Monday, 20 October 2014

Book #46

We Need to Talk Kevin Bridges

Aged just 17, Kevin Bridges walked on stage for the first time in a Glasgow comedy club and brought the house down. He only had a five-minute set but in that short time he discovered that he really could earn a living from making people laugh. Kevin began life as a shy, nerve-ridden school-boy, whose weekly highlights included a cake-bombing attack by the local youths. Reaching his teens, he followed his true calling as the class clown, and was soon after arrested for kidnapping Hugh Grant from his local cinema on a quiet Saturday night. This was a guy going somewhere - off the rails seeming most likely.

I was lucky enough to attend the book signing in Glasgow for this brand new autobiography. As you're all no doubt well aware of by now, I'm not a non-fiction girl by any stretch. Autobiographies are to me what Kindles are to Ray Bradbury, however Kevin Bridges is our national treasure and I was excited to read this one. 

It would be easy to assume, as I did, that this would be a story packed full of laughs, pranks, and high-quality humour, however Bridges takes a far more serious line with his narrative. Although the jokes are there, along with some pretty hilarious anecdotes that made me laugh pretty loudly on a quiet train, we learn about what the 'wee dick' was like before he turns into the 'big dick'.

Bridges admits early on in the book that he was a horribly anxious and self-aware child; one who was paranoid about everything, but in particular, what others thought of him. We're then taken with him on his journey of overcoming these fears and pushing himself to achieve his dreams.

The book takes us up to the first gig at the SECC in 2010, and stops there. The first half of the story focuses on his school days, his life as the class clown, and subsequently trying to make a living in the real world, hating every menial retail job he did. The second half speaks to us of his rise to stardom, making it in Glasgow, then making it across the UK, finally becoming the superstar he is now. Bridges really conveyed how this wasn't all glitter and giggles; in parts he makes trying to make it on the comedy circuit sound absolutely horrific. Talking to a crowd of five, all of whom were ignoring you, or sleeping in your own pish would definitely put me off it, but his work ethic really shone through as he did gigs for free just so he could polish up his set for next time.

I felt quite nostalgic in the earlier stages of the book, being the same age as Bridges and growing up in a similar area. I particularly loved how supportive his family came across to be, the obvious love they had in the house, and how grateful and humble Bridges sounded throughout the whole thing. It's clear he feels he wouldn't be in the position he is today without the support of his family, and I think that says a lot about the person he is, and the people he has in his life.

Bridges appeal to the masses is his incredibly relatability, and this comes across well in these pages, along with the feeling that he's just a genuinely nice guy. A gorgeous story of an ascent into dreamlike aspirations, this is a must for any fan of oor Kev.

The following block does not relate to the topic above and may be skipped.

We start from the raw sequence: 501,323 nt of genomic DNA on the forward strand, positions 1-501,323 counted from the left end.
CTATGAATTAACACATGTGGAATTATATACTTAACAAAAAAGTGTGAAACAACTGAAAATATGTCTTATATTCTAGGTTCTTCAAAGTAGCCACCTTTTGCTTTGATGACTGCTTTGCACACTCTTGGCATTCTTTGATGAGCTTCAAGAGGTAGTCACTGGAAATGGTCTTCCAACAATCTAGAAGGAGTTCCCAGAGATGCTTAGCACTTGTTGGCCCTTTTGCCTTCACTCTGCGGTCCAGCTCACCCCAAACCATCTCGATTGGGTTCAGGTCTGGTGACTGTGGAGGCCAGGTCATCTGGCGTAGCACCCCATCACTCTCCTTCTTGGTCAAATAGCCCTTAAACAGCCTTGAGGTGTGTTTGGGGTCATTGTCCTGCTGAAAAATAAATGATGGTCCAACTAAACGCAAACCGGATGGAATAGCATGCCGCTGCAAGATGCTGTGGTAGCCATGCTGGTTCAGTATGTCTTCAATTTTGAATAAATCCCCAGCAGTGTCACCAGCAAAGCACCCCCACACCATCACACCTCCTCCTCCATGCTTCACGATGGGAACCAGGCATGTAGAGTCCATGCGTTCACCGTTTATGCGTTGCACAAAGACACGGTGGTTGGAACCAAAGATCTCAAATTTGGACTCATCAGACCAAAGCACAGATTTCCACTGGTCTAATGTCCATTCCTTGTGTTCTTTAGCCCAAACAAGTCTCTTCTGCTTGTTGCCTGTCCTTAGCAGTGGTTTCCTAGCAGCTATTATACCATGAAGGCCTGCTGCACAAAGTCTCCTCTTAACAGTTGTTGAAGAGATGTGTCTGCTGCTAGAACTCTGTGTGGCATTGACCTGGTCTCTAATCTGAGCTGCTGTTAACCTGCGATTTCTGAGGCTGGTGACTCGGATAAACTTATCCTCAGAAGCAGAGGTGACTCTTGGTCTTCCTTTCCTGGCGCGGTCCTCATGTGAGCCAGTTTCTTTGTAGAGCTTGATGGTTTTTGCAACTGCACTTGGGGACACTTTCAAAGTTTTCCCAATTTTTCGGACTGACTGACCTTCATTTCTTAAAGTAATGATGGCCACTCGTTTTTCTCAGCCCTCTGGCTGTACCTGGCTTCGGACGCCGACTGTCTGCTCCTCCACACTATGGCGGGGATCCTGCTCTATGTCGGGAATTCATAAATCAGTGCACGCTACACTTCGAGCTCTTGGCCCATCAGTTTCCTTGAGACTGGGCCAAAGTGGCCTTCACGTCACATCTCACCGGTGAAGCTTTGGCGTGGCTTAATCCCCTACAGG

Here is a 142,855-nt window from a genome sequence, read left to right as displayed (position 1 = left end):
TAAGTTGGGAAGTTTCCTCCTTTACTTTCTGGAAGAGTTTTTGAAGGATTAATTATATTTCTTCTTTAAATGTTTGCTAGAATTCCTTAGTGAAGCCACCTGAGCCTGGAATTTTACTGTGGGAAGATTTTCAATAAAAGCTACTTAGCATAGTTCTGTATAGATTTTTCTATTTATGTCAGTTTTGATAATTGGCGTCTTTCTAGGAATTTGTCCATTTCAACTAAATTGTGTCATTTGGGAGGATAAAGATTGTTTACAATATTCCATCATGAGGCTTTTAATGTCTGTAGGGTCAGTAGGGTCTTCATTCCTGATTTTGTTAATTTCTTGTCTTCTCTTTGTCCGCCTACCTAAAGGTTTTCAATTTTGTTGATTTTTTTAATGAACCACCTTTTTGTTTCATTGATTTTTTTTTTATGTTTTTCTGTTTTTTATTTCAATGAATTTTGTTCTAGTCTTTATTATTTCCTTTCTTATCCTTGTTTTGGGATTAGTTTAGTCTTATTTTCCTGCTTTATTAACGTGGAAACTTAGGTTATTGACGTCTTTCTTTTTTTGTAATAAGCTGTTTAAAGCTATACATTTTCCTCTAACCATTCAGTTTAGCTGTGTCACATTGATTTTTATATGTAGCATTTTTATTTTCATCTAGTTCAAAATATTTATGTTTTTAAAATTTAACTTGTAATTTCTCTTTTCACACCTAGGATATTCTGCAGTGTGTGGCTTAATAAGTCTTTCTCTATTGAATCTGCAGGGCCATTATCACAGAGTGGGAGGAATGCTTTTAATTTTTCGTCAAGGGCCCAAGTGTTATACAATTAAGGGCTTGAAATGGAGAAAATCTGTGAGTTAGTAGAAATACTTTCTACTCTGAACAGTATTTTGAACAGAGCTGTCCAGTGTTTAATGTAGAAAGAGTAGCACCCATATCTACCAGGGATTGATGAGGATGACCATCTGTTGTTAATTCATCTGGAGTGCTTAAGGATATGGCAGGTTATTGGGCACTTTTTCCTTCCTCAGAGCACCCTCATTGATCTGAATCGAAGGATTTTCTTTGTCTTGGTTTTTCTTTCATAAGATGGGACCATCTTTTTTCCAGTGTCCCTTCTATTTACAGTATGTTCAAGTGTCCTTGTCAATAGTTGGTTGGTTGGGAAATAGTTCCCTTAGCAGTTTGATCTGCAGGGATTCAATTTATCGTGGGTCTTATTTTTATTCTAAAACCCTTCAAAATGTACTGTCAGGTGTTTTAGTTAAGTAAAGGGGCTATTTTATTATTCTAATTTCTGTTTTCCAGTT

Thursday, 16 October 2014

Book #45

The Sandman: Dream Country by Neil Gaiman

The third book of the Sandman collection is a series of four short comic book stories. In each of these otherwise unrelated stories, Morpheus serves only as a minor character. Here we meet the mother of Morpheus's son, find out what cats dream about, and discover the true origin behind Shakespeare's A Midsummer's Night Dream.

Of the three so far, I've enjoyed this one least. As the blurb above states, Dream appears very briefly in each of the stories, and in the final one doesn't appear at all. Although there's no denying they were all well-imagined, I didn't connect with any of the stories as much as I did with the ones in previous volumes. 

I feel here Gaiman had got his introductions out of the way, and had room to stretch his legs a bit. Don't get me wrong, the stories were typically horrifying and twisted; they just didn't grip me as tightly as they should have. And don't get me started on that one about the cats. 

In all, I was severely unimpressed with this volume. I really enjoyed what was going on in The Doll's House, but felt this was completely cut off by these unrelated narratives. I'm sure this will be an incredibly unpopular opinion, and you may cry that I just didn't get it. Maybe I didn't, but I remain hopeful that volume three will be a strong bridge between two and four.

Book #44

The Sandman: The Doll's House by Neil Gaiman

After a decades-long imprisonment, the Sandman has returned to find that a few dreams and nightmares have escaped to reality. Looking to recapture his lost possessions, Morpheus ventures to the human plane only to learn that a woman named Rose Walker has inadvertently become a dream vortex and threatens to rip apart his world. Now as Morpheus takes on the last escaped nightmare at a serial killers convention, the Lord of Dreams must mercilessly murder Rose or risk the destruction of his entire kingdom.